Family-based prevention and multi-component interventions may help prevent alcohol misuse in young people, say new systematic reviews

iStock_000007751179XSmall teenage boy no to alcohol

Readers interested in preventing alcohol misuse in young people will find these two new systematic reviews from the Cochrane Library worth looking at in more detail.

Both reviews have been conducted by researchers from Brookes University in Oxford, who searched for randomised controlled trials including school aged children up to 18 years old.

The first review examined the effectiveness of family-based universal programs for the prevention of alcohol misuse in young people. In family settings, universal prevention typically takes the form of supporting the development of parenting skills including parental support, nurturing behaviours, establishing clear boundaries or rules, and parental monitoring. Social and peer resistance skills, the development of behavioural norms and positive peer affiliations can also be addressed with a universal family-based preventive program.

Most of the studies included in this review reported positive effects of family-based universal programs for the prevention of alcohol misuse in young people. Two studies, each with a large sample size, reported no effects.

The reviewers concluded:

The effects of family-based prevention interventions are small but generally consistent and also persistent into the medium- to longer-term.

The second review examined the effectiveness of universal multi-component programs for the prevention of alcohol misuse in young people. Multi-component prevention programs are defined as those prevention efforts that deliver interventions in multiple settings, for example in both school and family settings, typically combining school curricula with a parenting intervention.

A majority of the studies included in this review reported positive effects of multi-component programs for the prevention of alcohol misuse in young people, with effects persisting into the medium- and longer-term. But a notable proportion of trials reported no statistically significant effects. In seven studies the reviewers were able to assess the impact of single versus multiple components, and only 1 out of the 7 studies clearly showed a benefit of components delivered in more than one setting.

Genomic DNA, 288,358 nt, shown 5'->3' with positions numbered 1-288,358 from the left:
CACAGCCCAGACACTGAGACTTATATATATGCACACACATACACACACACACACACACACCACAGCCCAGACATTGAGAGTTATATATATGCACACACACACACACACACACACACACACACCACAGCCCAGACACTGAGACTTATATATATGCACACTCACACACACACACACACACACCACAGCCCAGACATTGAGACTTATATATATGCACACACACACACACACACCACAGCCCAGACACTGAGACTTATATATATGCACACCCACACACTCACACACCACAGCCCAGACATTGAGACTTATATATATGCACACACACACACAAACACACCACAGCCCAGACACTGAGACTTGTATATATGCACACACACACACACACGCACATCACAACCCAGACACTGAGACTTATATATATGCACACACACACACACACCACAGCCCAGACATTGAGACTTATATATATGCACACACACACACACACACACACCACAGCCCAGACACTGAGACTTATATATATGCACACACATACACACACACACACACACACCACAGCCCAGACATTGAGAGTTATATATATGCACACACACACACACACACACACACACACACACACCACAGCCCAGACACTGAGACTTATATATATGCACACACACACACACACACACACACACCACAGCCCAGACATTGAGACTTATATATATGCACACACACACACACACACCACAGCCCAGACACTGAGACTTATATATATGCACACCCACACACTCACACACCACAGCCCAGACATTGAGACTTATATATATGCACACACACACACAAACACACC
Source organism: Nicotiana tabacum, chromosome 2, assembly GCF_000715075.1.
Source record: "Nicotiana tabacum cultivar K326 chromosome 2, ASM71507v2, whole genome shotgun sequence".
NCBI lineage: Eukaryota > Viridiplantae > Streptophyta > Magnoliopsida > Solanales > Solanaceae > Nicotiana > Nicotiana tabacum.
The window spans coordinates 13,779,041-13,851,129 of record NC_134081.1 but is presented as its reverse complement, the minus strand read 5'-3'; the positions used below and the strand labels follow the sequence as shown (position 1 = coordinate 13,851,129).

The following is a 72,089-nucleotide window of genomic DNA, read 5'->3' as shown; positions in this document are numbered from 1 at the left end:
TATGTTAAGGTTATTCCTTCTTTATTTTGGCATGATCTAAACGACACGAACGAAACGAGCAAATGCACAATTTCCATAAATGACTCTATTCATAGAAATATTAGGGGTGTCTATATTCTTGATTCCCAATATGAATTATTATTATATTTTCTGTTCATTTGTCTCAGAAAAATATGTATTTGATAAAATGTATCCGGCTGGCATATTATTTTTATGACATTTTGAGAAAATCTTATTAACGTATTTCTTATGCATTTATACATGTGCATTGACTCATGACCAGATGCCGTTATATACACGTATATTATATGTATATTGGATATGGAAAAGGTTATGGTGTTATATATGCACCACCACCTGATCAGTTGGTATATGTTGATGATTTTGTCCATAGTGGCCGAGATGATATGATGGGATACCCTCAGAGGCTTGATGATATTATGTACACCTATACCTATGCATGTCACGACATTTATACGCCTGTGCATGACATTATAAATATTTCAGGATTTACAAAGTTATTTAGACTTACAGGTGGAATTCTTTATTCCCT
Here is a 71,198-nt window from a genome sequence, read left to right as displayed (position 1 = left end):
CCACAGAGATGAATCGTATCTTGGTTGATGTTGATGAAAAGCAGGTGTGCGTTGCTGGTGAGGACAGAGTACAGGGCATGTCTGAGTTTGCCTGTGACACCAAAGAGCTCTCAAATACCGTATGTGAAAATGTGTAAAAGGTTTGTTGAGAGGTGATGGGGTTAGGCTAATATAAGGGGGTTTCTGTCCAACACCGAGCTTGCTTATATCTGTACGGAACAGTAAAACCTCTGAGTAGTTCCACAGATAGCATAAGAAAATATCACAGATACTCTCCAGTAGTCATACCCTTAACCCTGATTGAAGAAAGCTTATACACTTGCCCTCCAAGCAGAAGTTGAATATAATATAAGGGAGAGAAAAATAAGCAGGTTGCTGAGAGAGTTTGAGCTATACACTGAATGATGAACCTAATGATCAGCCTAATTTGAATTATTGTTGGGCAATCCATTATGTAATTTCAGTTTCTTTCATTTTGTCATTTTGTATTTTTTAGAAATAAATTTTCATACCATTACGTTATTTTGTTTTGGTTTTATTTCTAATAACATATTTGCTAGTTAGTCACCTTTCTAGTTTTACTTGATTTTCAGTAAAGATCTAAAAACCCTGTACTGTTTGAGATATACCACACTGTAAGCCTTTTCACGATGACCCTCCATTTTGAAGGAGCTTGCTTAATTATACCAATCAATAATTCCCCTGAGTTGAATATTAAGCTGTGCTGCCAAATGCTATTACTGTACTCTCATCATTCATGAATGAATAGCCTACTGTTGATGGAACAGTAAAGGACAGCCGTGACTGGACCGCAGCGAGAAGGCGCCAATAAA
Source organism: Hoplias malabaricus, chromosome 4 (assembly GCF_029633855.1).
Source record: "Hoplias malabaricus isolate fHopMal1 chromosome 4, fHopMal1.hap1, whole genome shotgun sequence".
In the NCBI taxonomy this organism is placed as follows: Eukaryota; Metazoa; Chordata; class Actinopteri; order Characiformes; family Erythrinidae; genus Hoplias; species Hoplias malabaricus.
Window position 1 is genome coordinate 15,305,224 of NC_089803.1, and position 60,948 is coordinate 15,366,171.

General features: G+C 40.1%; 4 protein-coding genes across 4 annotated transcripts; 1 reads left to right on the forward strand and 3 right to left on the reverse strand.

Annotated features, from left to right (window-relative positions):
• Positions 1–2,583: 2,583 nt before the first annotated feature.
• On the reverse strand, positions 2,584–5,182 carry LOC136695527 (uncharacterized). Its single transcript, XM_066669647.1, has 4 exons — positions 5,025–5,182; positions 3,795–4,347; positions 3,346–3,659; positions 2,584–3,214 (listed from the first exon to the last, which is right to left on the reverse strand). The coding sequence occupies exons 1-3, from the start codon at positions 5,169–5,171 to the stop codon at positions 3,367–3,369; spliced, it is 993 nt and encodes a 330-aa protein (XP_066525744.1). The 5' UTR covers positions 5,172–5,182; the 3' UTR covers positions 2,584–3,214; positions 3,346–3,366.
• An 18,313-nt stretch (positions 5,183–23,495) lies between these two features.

The reviewers concluded:

There is some evidence that multi-component interventions for alcohol misuse prevention in young people can be effective. However, there is little evidence that interventions with multiple components are more effective than interventions with single components.

Links

Foxcroft DR, Tsertsvadze A. Universal family-based prevention programs for alcohol misuse in young people. Cochrane Database of Systematic Reviews 2011, Issue 9. Art. No.: CD009308. DOI: 10.1002/14651858.CD009308.

Foxcroft DR, Tsertsvadze A. Universal multi-component prevention programs for alcohol misuse in young people. Cochrane Database of Systematic Reviews 2011, Issue 9. Art. No.: CD009307. DOI: 10.1002/14651858.CD009307.

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Andre Tomlin

Andre Tomlin

André Tomlin is an Information Scientist with 20 years experience working in evidence-based healthcare. He's worked in the NHS, for Oxford University and since 2002 as Managing Director of Minervation Ltd, a consultancy company who do clever digital stuff for charities, universities and the public sector. Most recently André has been the driving force behind the Mental Elf and the National Elf Service; an innovative digital platform that helps professionals keep up to date with simple, clear and engaging summaries of evidence-based research. André is a Trustee at the Centre for Mental Health and an Honorary Research Fellow at University College London Division of Psychiatry. He lives in Bristol with his wife, dog and three little elflings.

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